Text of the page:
Can you still create a beautiful garden when there is a need for drought and water conservation? The answer is yes, but it requires a change of focus on plant choices. Planting drought-tolerant local plants saves water for many years and restores lost habitat to bees, butterflies and other beneficial insects and small mammals. Losing your lawn does not mean that you have to live in a place where there is a place for rocks and concrete.
More than 1,000 hard-to-find local plants, more than 125 species, are available for sale in Napa Skyline Park for shade or sunshine and get ready to plant them in the garden, large or small, and even in pots or balconies on your boat. Experts will be available to answer your questions and help with plant selection. Indigenous California is rich in diversity, shrubs and vineyards meet the needs of every gardener.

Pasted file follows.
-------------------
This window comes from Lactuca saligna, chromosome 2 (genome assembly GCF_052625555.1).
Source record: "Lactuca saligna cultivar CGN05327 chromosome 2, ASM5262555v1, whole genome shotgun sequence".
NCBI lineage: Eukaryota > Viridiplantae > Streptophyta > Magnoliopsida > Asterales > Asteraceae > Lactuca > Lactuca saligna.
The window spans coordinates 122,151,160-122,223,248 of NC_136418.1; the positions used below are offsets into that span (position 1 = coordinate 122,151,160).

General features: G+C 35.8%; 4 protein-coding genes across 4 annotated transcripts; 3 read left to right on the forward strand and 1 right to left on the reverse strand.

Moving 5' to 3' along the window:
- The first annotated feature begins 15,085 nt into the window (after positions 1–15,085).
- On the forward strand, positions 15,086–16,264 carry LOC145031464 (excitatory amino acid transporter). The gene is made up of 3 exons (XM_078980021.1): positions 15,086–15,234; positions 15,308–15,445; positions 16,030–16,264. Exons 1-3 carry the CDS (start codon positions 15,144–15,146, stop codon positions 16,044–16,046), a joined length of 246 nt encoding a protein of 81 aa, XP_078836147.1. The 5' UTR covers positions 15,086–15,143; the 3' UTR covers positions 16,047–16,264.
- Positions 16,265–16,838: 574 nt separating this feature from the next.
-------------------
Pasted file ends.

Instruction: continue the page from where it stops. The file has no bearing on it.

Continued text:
The Napa Chapter is located in the nearby Martha Walker California Indigenous Garden, open to you to see local plants in a landscape. All proceeds from the sale will be used for gardening and napa season maintenance, improvement and education programs.
Skyline Park is located at 2201 Imola Ave, Napa. For more information, visit our website www.napavalleycnps.org Entering the park during sales and shows is free.
Masks are required to enter the sales area.
The Napa Valley Chapter of the California Indigenous Plant Association is a non-profit organization dedicated to sharing information on native plants. At Skyline Park, Martha Walker’s Indigenous Wealth Park as an educational and public amusement park is our chapter. We provide garden and lodging opportunities for chapter members and the public. Our mission is to promote the natural beauty of indigenous plants in California through education, science, advocacy, horticulture and land management, and the important role of indigenous plants in the indigenous ecosystem, as well as the health and recreation community.